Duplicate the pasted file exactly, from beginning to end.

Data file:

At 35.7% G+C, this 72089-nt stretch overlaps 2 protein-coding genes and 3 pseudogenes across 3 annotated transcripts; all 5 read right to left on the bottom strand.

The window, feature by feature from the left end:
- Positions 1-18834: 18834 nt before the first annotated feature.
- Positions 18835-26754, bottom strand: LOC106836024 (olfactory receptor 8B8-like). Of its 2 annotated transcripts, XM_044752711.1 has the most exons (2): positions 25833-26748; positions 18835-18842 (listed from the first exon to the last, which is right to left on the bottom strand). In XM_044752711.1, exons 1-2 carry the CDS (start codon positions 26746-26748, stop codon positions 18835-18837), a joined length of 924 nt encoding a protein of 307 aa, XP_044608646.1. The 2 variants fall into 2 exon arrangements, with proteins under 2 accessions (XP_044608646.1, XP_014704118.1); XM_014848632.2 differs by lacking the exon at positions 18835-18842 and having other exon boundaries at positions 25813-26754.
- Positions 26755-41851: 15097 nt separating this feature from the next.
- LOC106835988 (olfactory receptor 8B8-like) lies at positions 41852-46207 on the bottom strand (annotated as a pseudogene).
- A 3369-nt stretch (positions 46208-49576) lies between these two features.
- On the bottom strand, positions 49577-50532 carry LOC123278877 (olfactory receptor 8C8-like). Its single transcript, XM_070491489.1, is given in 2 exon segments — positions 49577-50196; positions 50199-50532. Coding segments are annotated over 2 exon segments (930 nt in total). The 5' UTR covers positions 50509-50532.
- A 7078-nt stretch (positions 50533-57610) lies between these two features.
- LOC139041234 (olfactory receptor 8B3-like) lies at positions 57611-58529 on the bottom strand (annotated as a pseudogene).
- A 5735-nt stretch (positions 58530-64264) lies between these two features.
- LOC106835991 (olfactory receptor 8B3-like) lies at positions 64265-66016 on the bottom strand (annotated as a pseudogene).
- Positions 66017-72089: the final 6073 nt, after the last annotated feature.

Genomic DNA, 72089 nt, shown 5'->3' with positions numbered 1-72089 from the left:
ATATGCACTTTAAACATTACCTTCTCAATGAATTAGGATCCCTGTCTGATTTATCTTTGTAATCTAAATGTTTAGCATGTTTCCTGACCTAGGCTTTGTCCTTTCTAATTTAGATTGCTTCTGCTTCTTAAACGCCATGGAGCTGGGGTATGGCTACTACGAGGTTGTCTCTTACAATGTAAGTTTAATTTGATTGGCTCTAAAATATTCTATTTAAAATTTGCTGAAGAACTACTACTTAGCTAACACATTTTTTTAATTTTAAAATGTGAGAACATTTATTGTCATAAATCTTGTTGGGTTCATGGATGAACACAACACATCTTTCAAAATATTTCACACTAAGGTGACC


At 35.7% G+C, this 72089-nt stretch overlaps 2 protein-coding genes and 3 pseudogenes across 3 annotated transcripts; all 5 read right to left on the bottom strand.

The window, feature by feature from the left end:
- Positions 1-18834: 18834 nt before the first annotated feature.
- Positions 18835-26754, bottom strand: LOC106836024 (olfactory receptor 8B8-like). Of its 2 annotated transcripts, XM_044752711.1 has the most exons (2): positions 25833-26748; positions 18835-18842 (listed from the first exon to the last, which is right to left on the bottom strand). In XM_044752711.1, exons 1-2 carry the CDS (start codon positions 26746-26748, stop codon positions 18835-18837), a joined length of 924 nt encoding a protein of 307 aa, XP_044608646.1. The 2 variants fall into 2 exon arrangements, with proteins under 2 accessions (XP_044608646.1, XP_014704118.1); XM_014848632.2 differs by lacking the exon at positions 18835-18842 and having other exon boundaries at positions 25813-26754.
- Positions 26755-41851: 15097 nt separating this feature from the next.
- LOC106835988 (olfactory receptor 8B8-like) lies at positions 41852-46207 on the bottom strand (annotated as a pseudogene).
- A 3369-nt stretch (positions 46208-49576) lies between these two features.
- On the bottom strand, positions 49577-50532 carry LOC123278877 (olfactory receptor 8C8-like). Its single transcript, XM_070491489.1, is given in 2 exon segments — positions 49577-50196; positions 50199-50532. Coding segments are annotated over 2 exon segments (930 nt in total). The 5' UTR covers positions 50509-50532.
- A 7078-nt stretch (positions 50533-57610) lies between these two features.
- LOC139041234 (olfactory receptor 8B3-like) lies at positions 57611-58529 on the bottom strand (annotated as a pseudogene).
- A 5735-nt stretch (positions 58530-64264) lies between these two features.
- LOC106835991 (olfactory receptor 8B3-like) lies at positions 64265-66016 on the bottom strand (annotated as a pseudogene).
- Positions 66017-72089: the final 6073 nt, after the last annotated feature.

Genomic DNA, 72089 nt, shown 5'->3' with positions numbered 1-72089 from the left:
ATATGCACTTTAAACATTACCTTCTCAATGAATTAGGATCCCTGTCTGATTTATCTTTGTAATCTAAATGTTTAGCATGTTTCCTGACCTAGGCTTTGTCCTTTCTAATTTAGATTGCTTCTGCTTCTTAAACGCCATGGAGCTGGGGTATGGCTACTACGAGGTTGTCTCTTACAATGTAAGTTTAATTTGATTGGCTCTAAAATATTCTATTTAAAATTTGCTGAAGAACTACTACTTAGCTAACACATTTTTTTAATTTTAAAATGTGAGAACATTTATTGTCATAAATCTTGTTGGGTTCATGGATGAACACAACACATCTTTCAAAATATTTCACACTAAGGTGACC